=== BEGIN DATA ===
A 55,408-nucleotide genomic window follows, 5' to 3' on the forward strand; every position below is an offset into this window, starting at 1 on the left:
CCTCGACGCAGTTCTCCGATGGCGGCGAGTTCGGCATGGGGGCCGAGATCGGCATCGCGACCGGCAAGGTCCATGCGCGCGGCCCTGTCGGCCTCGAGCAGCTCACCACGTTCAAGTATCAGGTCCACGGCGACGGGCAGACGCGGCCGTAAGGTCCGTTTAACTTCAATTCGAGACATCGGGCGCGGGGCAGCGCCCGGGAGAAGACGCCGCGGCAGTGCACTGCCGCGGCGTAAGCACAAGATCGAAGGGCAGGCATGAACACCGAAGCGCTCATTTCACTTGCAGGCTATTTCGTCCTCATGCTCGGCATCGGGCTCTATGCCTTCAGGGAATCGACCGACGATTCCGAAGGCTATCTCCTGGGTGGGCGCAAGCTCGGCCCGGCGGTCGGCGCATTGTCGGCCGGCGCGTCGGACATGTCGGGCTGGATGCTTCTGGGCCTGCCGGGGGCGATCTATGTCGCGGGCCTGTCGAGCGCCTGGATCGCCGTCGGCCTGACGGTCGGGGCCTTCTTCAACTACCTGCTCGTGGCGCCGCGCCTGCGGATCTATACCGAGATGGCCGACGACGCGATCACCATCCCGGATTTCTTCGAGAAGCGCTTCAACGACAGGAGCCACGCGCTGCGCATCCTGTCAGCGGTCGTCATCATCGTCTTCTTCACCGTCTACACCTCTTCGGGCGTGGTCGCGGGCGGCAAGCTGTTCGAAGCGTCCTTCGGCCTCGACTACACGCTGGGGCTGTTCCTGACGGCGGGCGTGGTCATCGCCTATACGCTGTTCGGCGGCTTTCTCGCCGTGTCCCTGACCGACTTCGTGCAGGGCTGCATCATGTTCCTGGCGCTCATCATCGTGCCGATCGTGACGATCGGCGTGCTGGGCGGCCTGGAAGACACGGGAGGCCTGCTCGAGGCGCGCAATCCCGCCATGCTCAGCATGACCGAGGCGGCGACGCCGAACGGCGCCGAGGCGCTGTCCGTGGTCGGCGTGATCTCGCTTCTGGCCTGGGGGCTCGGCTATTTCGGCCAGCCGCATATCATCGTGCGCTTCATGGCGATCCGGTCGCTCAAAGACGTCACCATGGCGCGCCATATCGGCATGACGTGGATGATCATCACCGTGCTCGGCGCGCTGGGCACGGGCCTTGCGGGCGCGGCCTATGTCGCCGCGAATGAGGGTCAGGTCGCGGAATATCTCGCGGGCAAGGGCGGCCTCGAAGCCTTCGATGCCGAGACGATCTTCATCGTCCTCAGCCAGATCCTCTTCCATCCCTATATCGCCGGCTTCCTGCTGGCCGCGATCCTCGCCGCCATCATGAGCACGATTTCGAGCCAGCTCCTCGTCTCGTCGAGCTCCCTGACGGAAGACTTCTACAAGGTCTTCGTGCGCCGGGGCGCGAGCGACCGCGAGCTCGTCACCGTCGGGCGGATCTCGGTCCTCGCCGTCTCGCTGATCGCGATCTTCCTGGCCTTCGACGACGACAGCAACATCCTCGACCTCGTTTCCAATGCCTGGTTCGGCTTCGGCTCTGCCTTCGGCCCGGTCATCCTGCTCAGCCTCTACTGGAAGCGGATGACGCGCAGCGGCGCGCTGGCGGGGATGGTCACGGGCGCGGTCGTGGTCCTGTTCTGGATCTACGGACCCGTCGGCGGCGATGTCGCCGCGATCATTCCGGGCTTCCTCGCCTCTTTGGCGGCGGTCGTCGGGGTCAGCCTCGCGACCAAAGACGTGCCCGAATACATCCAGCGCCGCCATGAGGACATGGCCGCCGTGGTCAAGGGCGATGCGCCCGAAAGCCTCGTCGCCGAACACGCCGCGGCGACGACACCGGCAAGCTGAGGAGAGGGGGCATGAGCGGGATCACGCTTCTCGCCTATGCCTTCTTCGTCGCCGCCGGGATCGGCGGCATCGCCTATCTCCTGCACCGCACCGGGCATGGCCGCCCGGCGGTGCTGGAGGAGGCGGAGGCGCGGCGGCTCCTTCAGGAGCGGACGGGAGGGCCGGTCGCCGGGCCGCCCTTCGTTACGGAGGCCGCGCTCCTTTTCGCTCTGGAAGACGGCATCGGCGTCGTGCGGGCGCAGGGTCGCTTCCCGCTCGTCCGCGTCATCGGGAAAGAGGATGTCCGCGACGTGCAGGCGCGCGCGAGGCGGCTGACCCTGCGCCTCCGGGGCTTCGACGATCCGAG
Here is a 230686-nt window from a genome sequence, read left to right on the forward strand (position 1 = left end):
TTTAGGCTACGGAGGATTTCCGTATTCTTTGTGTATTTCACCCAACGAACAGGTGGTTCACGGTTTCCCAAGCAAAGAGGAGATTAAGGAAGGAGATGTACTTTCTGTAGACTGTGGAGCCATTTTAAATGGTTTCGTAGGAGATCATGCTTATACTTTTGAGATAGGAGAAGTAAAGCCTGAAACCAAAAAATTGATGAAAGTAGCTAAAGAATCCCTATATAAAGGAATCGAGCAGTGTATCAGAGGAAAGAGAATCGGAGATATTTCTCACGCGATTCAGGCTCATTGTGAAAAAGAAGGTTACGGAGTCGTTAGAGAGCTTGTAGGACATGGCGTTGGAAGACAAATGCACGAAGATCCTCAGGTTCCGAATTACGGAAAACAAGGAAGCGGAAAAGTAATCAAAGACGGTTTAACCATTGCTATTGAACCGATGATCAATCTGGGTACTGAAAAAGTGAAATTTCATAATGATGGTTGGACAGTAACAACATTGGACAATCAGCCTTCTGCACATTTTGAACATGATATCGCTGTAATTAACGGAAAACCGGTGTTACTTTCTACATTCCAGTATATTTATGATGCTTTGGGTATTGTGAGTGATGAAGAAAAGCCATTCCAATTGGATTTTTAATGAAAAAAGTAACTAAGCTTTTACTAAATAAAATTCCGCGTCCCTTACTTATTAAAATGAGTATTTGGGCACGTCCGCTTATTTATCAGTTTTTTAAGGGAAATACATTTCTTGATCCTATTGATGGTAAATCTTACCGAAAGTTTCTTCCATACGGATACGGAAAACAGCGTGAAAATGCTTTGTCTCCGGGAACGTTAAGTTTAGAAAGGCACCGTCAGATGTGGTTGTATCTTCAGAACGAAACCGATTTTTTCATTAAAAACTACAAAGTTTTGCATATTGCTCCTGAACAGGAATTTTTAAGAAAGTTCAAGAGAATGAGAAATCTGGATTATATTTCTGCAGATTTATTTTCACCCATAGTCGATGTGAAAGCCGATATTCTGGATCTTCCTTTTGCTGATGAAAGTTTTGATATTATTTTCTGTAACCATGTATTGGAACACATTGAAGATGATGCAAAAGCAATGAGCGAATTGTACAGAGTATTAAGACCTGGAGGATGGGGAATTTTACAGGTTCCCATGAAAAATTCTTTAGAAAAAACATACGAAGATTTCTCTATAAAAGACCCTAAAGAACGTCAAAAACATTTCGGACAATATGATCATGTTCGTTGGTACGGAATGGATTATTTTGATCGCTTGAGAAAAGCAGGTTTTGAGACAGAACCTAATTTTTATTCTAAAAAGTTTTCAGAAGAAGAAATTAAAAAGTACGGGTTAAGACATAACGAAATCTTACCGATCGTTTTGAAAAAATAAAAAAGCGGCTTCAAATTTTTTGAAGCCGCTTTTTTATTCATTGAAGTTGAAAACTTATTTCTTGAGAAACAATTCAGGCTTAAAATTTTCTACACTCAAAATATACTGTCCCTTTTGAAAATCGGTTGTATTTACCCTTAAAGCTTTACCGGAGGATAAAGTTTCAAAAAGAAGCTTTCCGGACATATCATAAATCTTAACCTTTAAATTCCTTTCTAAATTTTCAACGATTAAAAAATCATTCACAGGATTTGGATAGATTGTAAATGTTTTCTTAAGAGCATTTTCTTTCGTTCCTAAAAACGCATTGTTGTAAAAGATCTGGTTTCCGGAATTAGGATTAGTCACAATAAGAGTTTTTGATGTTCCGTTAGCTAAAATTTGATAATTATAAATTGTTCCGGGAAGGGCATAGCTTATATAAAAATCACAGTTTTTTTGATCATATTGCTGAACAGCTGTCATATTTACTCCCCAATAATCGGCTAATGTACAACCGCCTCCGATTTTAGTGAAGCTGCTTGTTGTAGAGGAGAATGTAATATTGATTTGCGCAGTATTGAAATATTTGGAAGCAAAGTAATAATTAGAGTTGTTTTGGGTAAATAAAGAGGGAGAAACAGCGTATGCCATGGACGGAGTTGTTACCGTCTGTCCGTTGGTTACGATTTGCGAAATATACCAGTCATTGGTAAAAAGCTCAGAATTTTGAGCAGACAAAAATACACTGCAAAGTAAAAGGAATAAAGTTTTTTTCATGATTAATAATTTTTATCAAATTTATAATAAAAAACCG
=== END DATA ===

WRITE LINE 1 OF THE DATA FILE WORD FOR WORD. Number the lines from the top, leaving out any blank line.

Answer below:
A 55,408-nucleotide genomic window follows, 5' to 3' on the forward strand; every position below is an offset into this window, starting at 1 on the left: